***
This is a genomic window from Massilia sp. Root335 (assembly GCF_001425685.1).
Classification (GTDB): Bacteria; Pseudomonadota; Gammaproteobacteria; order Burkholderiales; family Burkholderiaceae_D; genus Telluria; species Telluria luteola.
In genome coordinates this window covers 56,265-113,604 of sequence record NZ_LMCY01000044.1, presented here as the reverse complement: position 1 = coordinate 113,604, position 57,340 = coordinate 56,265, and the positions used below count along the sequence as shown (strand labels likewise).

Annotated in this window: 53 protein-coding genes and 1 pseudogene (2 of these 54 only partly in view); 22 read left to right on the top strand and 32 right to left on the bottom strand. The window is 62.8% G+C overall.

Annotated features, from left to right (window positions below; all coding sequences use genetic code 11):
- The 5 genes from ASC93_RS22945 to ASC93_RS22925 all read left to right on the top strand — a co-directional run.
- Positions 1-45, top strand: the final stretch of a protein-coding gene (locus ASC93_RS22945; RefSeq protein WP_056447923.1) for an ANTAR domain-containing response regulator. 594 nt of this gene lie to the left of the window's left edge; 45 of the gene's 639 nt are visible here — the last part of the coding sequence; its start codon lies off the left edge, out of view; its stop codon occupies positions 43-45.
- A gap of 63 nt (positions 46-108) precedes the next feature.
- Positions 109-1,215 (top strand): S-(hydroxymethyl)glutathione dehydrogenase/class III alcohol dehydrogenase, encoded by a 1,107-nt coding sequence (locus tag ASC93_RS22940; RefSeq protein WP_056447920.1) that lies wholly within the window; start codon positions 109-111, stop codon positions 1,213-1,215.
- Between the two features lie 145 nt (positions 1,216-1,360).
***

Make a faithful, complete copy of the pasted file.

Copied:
This is a genomic window from Massilia sp. Root335 (assembly GCF_001425685.1).
Classification (GTDB): Bacteria; Pseudomonadota; Gammaproteobacteria; order Burkholderiales; family Burkholderiaceae_D; genus Telluria; species Telluria luteola.
In genome coordinates this window covers 56,265-113,604 of sequence record NZ_LMCY01000044.1, presented here as the reverse complement: position 1 = coordinate 113,604, position 57,340 = coordinate 56,265, and the positions used below count along the sequence as shown (strand labels likewise).

Annotated in this window: 53 protein-coding genes and 1 pseudogene (2 of these 54 only partly in view); 22 read left to right on the top strand and 32 right to left on the bottom strand. The window is 62.8% G+C overall.

Annotated features, from left to right (window positions below; all coding sequences use genetic code 11):
- The 5 genes from ASC93_RS22945 to ASC93_RS22925 all read left to right on the top strand — a co-directional run.
- Positions 1-45, top strand: the final stretch of a protein-coding gene (locus ASC93_RS22945; RefSeq protein WP_056447923.1) for an ANTAR domain-containing response regulator. 594 nt of this gene lie to the left of the window's left edge; 45 of the gene's 639 nt are visible here — the last part of the coding sequence; its start codon lies off the left edge, out of view; its stop codon occupies positions 43-45.
- A gap of 63 nt (positions 46-108) precedes the next feature.
- Positions 109-1,215 (top strand): S-(hydroxymethyl)glutathione dehydrogenase/class III alcohol dehydrogenase, encoded by a 1,107-nt coding sequence (locus tag ASC93_RS22940; RefSeq protein WP_056447920.1) that lies wholly within the window; start codon positions 109-111, stop codon positions 1,213-1,215.
- Between the two features lie 145 nt (positions 1,216-1,360).